This is an example of how small things can become big. The talks from one mouth to the other are often a little exaggerated. The intent of the talk changes from one person to another, and that is what happened here. The story dates back around 2000 years…
This is based on the age-old genesis that the swans sang at the time of their death. It is not even technically true, but there are instances that prove it to be true.
Story of the Whooper Swan
As the name suggests, the Whooper Swan makes some bizarre honking sounds. This swan is also known to make sounds when it dies. The bird has an elongated tracheal loop, and at the time of death, the air passes through it. It’s because the lungs expel the last of air through it, and so the sound is made. The sound can be described as “a clarionet when blown by a novice in music”, well, the sound is not that melodious, but at least it is the sound made upon death. Whooper Swan is found in Greece, and hence we can speculate that ancient Greeks might have heard the dying sounds of the bird. They might have exaggerated that all swans sing at the time of death, which gave birth to the legend of Swan Song.
The Aesop’s fables – The swan and the goose
In the sixth century BC, a rich man bought a swan and a goose. He kept one to feed on and another for the sake of its song. When it was time to kill the goose for the meal, the cook went to get one of them. He accidentally picked the swan. The swan was threatened by death, it started to sing, and made itself known for the particular sound.
There is no trace left for the Aesop’s Fables as all of them have been lost. His stories are told by people, but none of his writings have survived to date. Many fables are mostly falsely credited to him, and coming from a storyteller, all stories might be fiction. But since then, the notion of swan singing has been used by many poets.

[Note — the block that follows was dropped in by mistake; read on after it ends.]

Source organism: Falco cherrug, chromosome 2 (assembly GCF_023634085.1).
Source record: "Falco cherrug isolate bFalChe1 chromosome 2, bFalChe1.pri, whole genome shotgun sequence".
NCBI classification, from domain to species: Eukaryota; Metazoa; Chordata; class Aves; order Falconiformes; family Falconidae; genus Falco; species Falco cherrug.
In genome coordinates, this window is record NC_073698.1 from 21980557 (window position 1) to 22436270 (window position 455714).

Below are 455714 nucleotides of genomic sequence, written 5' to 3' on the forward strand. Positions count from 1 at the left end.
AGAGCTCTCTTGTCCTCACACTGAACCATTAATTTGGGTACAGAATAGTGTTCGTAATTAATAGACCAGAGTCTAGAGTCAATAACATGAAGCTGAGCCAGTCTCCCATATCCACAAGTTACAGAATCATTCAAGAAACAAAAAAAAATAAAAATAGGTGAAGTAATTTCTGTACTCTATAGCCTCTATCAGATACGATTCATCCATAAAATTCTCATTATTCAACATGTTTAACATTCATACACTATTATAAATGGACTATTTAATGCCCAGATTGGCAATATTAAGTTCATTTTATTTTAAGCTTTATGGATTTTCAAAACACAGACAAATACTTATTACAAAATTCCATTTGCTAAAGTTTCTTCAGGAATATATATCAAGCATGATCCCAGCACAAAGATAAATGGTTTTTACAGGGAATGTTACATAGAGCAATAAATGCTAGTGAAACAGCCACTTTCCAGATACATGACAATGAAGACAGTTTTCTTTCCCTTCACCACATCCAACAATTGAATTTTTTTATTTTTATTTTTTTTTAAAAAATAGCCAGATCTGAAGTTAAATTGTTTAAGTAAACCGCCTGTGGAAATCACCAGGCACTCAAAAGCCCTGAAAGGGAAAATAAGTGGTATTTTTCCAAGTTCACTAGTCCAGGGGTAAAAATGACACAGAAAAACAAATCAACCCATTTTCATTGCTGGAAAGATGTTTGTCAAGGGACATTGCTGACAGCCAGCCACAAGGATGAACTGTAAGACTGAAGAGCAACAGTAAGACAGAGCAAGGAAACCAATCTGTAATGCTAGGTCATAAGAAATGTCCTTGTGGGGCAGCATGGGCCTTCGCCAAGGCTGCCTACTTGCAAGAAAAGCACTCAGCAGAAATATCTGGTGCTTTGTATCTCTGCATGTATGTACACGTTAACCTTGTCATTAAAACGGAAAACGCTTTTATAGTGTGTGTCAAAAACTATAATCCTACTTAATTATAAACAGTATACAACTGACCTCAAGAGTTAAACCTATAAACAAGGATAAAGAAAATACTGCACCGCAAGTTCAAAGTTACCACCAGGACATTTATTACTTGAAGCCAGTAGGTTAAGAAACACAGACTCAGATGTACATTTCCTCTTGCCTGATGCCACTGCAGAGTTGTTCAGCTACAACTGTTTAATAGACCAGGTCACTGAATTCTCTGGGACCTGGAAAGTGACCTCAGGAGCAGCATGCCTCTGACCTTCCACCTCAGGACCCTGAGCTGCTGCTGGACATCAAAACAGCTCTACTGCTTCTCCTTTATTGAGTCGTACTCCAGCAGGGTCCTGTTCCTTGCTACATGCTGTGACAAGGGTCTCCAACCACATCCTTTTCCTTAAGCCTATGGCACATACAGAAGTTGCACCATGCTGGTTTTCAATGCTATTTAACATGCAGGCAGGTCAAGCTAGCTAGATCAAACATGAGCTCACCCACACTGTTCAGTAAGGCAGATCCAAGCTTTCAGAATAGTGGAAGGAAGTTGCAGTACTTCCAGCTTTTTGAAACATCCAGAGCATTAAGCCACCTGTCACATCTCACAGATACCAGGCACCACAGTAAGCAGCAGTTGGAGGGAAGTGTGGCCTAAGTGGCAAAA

Now that the notion was out there and that too for so long, many people tried to figure if the swan really sang on its death. Like in the first century AD, Pliny The Elder wrote in his landmark Natural History, “Observation shows that the story that the dying swan sings is false, judging from experience…”
In the sixteenth century, Shakespeare wrote, “Let music sound while he doth make his choice; then, if he loses, he makes a swan-like end, Fading in music.” in his book, the Merchant of Venice.
Leonardo da Vinci was also caught in the notion, and he noted that The swan is white without spot, and it sings sweetly as it dies, that song ending its life.
The origin of the expression “swan song”
George Phillip Telemann held a concert in 1733 and named it German Schwanengesang. Schwanengesan means Swan Song in English, and that is where the expression has been borrowed from. The English phrase thus appeared in prints a couple of decades later in the form of a song by Scottish Priest John Willson.
Swan Song has been a myth, an exaggeration, and fiction over the years, but the notion continues. People still refer to the last performance as the swan song.